Recently I went to my local library to see a documentary on the history of Black Love in film. The 2011 documentary called Reel Black Love, directed and produced by Darryl Pitts of Chicago, features dozens of interviews with famed actors, actresses, and professionals in the film industry discussing the many ups and downs of Black cinema. What intrigued me the most was to see a collection of films that acknowledged and celebrated romance within the African American perspective. The documentary went as far back as the 50s and 60s to the latest film mentioned, the Terrence Howard film Hustle and Flow. We have truly come a long way from Lady Sings the Blues.
What makes for good Black Love on the big screen? Much like in real life, the romance needs vulnerability, attraction (between the two parties), and charisma. Darryl Pitts, who spent over 20 years in television production, saw that there was no discussion on Black Love in film so he began to do research in the early 2000s on the subject, seeing all the movies on the subject as he could. The main challenge was getting access to celebrities to interview for his project.
Black Love in Film: “Just starting to make our mark…”
When I saw the film, they were just about to cover Lady Sings the Blues, the classic starring Diana Ross and Billy D. Williams, who represented a new kind of appealing Black man on the big screen: classy, in good economic standing, and having purposeful sex appeal. Actors like the legend Sidney Poitier had roles in romance but they were not on the same level that Billy D. had.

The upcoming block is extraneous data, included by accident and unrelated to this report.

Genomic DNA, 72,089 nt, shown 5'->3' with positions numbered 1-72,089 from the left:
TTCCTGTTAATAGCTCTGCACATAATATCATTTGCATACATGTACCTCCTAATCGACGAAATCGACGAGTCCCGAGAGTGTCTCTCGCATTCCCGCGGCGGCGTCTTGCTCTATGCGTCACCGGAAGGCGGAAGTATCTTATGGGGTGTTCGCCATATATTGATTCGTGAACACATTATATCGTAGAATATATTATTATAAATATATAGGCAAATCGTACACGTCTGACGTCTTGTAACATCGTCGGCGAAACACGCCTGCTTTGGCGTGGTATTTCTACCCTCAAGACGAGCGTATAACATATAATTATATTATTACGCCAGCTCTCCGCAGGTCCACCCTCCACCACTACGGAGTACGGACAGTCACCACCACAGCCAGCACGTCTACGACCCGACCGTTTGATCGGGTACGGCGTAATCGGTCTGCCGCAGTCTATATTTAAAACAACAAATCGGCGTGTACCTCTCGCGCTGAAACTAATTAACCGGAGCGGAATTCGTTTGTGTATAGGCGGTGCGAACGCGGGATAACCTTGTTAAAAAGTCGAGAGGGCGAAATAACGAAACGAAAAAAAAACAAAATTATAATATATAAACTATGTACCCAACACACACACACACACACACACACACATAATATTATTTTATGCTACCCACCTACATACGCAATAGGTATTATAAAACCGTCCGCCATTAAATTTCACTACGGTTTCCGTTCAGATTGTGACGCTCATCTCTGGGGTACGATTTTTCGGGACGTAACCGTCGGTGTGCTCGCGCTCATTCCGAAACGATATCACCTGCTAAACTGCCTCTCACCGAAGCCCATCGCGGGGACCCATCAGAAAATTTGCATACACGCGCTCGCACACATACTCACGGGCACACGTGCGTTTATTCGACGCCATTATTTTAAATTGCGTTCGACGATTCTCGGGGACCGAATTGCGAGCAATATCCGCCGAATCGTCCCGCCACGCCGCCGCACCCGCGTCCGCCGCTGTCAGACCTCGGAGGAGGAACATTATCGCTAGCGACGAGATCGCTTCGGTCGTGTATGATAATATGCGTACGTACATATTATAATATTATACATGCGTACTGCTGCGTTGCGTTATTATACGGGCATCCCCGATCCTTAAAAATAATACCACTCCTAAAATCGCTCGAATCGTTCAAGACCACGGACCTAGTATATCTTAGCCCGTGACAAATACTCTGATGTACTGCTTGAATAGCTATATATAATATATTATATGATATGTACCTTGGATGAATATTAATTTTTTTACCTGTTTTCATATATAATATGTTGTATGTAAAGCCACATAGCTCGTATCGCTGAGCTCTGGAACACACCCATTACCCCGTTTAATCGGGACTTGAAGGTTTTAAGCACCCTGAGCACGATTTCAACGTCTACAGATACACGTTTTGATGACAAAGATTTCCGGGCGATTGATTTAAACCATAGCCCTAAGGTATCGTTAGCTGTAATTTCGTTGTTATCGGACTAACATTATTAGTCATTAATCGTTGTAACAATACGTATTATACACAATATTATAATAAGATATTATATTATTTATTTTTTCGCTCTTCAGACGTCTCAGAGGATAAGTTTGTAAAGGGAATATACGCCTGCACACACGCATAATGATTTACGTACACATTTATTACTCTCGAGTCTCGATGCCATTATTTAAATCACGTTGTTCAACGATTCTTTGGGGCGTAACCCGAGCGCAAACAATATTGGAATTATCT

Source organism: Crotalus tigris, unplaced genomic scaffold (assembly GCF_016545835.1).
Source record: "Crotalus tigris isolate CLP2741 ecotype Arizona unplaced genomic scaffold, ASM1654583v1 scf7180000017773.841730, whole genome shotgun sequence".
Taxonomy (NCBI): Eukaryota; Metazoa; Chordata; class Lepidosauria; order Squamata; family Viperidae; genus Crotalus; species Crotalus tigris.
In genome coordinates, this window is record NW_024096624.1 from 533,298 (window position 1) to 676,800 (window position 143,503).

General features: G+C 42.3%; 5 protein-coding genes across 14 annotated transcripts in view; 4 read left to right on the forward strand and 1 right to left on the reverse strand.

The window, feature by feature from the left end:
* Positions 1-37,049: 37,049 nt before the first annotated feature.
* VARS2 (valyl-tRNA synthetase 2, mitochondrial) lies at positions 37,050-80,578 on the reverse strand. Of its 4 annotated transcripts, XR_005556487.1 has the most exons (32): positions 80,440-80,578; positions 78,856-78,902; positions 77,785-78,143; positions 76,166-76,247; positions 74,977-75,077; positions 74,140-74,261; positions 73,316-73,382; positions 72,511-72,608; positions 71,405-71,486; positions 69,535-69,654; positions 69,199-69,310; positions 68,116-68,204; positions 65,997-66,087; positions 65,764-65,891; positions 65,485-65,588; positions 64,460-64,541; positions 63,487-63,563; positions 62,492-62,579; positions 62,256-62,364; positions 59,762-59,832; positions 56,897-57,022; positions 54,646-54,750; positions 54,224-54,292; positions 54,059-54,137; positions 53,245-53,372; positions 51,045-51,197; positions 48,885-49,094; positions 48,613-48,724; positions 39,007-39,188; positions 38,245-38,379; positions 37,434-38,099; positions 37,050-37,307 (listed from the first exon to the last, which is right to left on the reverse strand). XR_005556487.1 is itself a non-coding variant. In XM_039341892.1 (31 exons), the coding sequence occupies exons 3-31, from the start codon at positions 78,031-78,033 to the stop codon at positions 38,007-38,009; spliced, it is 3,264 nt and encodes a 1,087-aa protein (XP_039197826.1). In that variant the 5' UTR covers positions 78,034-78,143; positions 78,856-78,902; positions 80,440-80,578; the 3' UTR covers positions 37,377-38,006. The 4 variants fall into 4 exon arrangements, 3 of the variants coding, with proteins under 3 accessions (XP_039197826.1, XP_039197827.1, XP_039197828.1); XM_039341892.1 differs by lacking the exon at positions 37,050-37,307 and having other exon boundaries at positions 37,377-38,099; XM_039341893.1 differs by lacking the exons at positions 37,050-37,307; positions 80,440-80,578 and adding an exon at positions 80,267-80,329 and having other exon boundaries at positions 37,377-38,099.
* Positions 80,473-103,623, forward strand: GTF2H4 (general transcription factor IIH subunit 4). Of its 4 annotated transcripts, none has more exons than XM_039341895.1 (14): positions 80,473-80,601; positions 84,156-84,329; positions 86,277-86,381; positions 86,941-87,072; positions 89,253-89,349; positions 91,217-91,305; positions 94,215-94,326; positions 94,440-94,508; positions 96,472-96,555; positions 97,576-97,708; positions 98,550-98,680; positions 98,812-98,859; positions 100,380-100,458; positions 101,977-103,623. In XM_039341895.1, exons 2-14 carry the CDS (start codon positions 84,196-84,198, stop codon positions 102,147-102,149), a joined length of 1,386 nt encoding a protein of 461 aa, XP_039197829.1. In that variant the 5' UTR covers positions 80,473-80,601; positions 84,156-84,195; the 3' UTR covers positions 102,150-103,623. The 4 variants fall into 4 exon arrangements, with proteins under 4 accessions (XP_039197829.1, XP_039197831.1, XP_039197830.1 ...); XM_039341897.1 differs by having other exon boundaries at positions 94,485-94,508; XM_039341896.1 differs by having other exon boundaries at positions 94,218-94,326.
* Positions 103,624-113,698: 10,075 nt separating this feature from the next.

Speaking of Mr. Poitier, he starred in one of the most popular films of his career: Guess Who’s Coming to Dinner. It debuted in a small theater in 1967, during a time period when it was illegal to be in a interracial relationship with White people in 16 states in America! One interviewee close to the film stated that the film company Columbia didn’t want to take a risk on the film, with its premise partly based on a romance between a Black man (Poitier) and a young White woman. The film was picketed yet it was well received by many audiences.
“We don’t control our images…”
Now we have more diversity in films, but it seems like we are still in need to fight for the best range of images that represent not just one or two sides of our rich culture and community. The documentary and the discussion that followed opened up the issue that we are aware of today: how to gain more influence on the control of our images, how we are portrayed in film and other areas of media and entertainment.
As a stereotypical “hard to please” community group, one discussion participant in the audience stated that we are our worst critics when it comes to seeing our image. Pitts shared with us in the audience that the defense of our image is in our hands but we have to be more active in taking a stance; we tend to encourage the very things that we are against. For example, how many articles are we going to read about Beyonce’s Grammy performance being either positive or negative? Regardless of what she did, she is a Black American and thus represents us in a way. Pitts said that people are more careful about what they’ll say; no one wants to take about race. That is-the actors and entertainers who want to find and keep working in the business. It’s a challenge indeed for those on box ends of the box office.
“Your money should reflect your belief”